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Wyile Cider Legend

papaw in a gold frame

Papaw

In 1998 the Postlewaite’s discovered and befriended an ancient race of little people called Appalachian Wyiles living in seclusion on their Foxfire Mountain farm in the foothills of the Great Smoky Mountains. 
Mamaw in a gold frame

Mamaw


A few years later, these little people entrusted the Postlewaites with their secret apple cider recipes that had been handed down from the original Irish leprechauns of the 1600s.

Today, Wyile Cider continues to produce these special ciders on Foxfire Mountain with the following promise to the Appalachian Wyiles:
  • Only fresh apples from Appalachian orchards will be used.

  •  No artificial coloring or flavoring will be used.

  • Wyile Cider will never divulge where the Appalachian Wyiles live, or their secret recipes.

Learn More about the Elusive Appalachian Wyiles in these Books:

Book cover of The Appalachian Wyiles of Foxfire Mountain by Marc Postlewaite
Book cover of the Glorious Tortoise by Marc Postlewaite
Book cover of How to be Charitable by Marc Postlewaite
Book cover of The Appalachian Wyiles of Foxfire Mountain by Marc Postlewaite

The Appalachian Wileys
of Foxfire Mountain

“Almost everyone has heard the tales of Ireland’s leprechauns, the myths of Norway’s trolls, and the mysteries of France’s gnomes, but until recently, little was uncovered about the Wyiles of the Appalachian Mountains. Many believe the Wyiles were descendants of the early 1600s leprechaun stowaways, as there were Irish settlers that were said to be from the same region years before the Wyiles’ discovery.”

Get the book at the Wyile Cider House

Come Explore Firefox Mountain and See Where the Wyiles Adventured

“It is believed that years before, one person did discover who was delivering the cider–an early settler named Benjamin J. Owens. He was a circuit judge in Tennessee during the 1800s who worked and lived in Sevier County. Rumor is that he may have befriended these little people and kept their scrumping a secret.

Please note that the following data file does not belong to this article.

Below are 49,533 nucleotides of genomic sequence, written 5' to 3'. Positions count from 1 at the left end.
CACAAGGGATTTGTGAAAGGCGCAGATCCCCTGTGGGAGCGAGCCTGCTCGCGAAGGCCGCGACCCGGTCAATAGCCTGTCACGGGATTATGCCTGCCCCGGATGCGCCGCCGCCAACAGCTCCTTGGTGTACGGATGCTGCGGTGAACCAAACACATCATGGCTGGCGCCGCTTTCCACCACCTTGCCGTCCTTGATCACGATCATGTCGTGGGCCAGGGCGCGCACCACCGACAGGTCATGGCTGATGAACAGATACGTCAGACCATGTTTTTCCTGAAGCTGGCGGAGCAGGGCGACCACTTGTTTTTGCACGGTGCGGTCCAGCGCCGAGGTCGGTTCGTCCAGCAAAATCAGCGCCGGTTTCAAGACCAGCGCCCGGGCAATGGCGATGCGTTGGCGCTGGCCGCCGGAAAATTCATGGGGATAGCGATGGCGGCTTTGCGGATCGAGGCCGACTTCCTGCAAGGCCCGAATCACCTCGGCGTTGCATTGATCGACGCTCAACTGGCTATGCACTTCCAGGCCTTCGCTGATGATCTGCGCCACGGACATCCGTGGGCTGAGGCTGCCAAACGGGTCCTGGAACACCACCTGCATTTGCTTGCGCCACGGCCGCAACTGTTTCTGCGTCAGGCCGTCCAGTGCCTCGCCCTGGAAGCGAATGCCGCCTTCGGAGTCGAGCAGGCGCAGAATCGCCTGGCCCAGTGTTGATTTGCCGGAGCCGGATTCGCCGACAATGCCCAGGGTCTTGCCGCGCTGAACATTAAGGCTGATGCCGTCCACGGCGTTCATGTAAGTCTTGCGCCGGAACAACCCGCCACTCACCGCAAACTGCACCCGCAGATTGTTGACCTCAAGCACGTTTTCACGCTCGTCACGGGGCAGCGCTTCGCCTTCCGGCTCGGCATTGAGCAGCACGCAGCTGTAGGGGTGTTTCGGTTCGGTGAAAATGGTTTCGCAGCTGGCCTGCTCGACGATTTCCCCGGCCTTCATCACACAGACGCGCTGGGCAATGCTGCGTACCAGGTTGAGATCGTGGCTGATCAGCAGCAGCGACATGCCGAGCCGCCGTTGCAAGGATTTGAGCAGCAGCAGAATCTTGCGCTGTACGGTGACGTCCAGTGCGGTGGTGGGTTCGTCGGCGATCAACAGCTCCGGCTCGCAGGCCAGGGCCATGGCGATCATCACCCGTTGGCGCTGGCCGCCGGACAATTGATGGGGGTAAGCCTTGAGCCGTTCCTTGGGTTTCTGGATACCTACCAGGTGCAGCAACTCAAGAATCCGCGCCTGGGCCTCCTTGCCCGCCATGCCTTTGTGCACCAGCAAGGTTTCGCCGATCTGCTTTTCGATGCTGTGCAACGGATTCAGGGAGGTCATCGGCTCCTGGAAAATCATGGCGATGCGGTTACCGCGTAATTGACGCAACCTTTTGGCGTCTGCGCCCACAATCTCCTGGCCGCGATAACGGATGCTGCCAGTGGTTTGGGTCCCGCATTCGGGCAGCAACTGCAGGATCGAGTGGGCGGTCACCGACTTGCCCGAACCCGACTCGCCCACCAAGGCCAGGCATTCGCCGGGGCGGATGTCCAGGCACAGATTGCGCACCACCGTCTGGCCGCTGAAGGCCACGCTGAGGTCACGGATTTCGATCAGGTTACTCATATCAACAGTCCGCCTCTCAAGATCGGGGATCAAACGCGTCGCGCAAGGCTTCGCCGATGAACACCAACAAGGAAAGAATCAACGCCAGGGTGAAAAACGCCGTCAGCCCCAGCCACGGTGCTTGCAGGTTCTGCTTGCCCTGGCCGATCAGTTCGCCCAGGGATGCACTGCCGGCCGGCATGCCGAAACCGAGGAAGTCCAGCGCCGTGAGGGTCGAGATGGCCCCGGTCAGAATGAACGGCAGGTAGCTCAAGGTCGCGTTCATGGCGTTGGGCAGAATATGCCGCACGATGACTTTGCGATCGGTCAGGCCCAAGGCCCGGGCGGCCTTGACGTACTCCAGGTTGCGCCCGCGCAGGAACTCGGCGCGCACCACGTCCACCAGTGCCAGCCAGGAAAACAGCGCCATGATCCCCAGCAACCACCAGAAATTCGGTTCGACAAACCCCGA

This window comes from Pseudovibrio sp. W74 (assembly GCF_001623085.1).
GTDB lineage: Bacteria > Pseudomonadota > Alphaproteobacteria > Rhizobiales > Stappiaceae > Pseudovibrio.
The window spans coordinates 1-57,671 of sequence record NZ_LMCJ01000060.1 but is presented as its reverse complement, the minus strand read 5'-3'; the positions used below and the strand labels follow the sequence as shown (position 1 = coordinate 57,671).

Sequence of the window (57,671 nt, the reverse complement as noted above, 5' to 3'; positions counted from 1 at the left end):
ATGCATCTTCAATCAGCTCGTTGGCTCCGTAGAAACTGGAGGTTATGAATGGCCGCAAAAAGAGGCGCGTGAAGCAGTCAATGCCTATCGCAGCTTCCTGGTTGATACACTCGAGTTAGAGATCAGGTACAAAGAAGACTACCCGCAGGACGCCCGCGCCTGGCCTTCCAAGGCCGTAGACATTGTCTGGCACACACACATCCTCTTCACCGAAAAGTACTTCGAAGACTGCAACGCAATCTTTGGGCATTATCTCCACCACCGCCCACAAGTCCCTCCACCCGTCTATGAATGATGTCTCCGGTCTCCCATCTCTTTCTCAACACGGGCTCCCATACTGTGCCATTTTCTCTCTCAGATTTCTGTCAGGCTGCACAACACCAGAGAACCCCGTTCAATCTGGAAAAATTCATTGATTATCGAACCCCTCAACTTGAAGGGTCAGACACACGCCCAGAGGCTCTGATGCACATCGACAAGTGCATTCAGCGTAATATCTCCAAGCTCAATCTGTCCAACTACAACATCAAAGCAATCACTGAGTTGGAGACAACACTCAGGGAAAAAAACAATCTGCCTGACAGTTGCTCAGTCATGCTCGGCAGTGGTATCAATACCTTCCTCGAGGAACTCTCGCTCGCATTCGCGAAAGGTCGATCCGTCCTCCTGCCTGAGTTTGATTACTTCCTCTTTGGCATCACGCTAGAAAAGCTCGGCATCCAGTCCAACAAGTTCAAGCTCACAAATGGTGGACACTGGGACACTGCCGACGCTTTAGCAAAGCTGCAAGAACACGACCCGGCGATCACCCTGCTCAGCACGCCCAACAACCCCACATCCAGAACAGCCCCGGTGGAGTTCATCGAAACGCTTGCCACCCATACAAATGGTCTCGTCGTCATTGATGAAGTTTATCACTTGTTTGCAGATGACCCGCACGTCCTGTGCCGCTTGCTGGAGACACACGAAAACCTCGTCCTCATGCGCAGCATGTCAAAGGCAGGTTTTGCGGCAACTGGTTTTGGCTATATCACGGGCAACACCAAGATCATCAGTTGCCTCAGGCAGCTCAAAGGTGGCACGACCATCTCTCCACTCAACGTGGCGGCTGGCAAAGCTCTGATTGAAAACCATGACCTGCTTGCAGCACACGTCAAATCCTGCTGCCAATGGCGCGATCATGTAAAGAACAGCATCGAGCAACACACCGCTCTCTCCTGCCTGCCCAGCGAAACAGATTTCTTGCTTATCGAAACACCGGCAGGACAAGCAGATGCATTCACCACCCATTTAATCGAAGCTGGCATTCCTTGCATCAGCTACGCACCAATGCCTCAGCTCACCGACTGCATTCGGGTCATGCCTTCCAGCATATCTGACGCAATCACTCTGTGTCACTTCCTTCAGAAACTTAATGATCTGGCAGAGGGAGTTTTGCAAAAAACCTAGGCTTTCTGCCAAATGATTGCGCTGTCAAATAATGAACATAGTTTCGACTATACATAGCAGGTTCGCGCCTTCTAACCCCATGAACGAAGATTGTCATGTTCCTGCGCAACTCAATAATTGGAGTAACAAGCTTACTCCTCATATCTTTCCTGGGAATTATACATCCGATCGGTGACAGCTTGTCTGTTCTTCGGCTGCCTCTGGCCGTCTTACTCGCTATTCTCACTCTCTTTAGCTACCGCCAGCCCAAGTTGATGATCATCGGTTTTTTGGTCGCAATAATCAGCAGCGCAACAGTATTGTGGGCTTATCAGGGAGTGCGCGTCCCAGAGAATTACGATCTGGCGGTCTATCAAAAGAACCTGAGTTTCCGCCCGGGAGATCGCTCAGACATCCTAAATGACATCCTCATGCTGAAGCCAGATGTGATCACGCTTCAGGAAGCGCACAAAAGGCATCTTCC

In gratitude and in exchange for some of his fresh apples, the Wyiles were said to have brought by fresh cider from time to time. There seems to be some credibility to this story as the Wyiles still take care of Judge Owen’s grave site on the Foxfire mountainside. Anyone that visits Foxfire Mountain today can still see this historic grave site on their guided ATV tours.”

Drawing of Wyile Leprechauns harvesting red apples from a tall tree
FOOTNOTE: *1. SCRUMPING (SCRUMP): TO STEAL FRUIT, ESPECIALLY APPLES, FROM AN ORCHARD OR GARDEN
Book cover of the Glorious Tortoise by Marc Postlewaite

The Glorious Tortoise
A Wyile Fable

“As she twisted and turned in the sunlight the rays created a moving kaleidoscope of brilliant colors that danced through the forest. It was so beautiful that it took the breath away from Scrumpy. He had never seen anything so wonderful and so magical.  Soon his curiosity got the best of him again and he had to ask the tortoise what her name was and how she happened to have such a beautiful shell. She said her name was Glorious and that she had not always had such a fine shell.”

Get the book at the Wyile Cider House

Book cover of How to be Charitable by Marc Postlewaite

How to be Charitable
A Wyile Fable

“At meal time O’Klee shared his vegetables with his family and they had a great meal of sautéed onions and mushrooms poured over steamed watercress. The family ate til their bellies were full then they sang and danced til bedtime. Scrumpy, on the other hand, didn’t have enough food and his children and wife went to bed angry and hungry. There was no singing and dancing in Scrumpy’s home that night.”

Get the book at the Wyile Cider House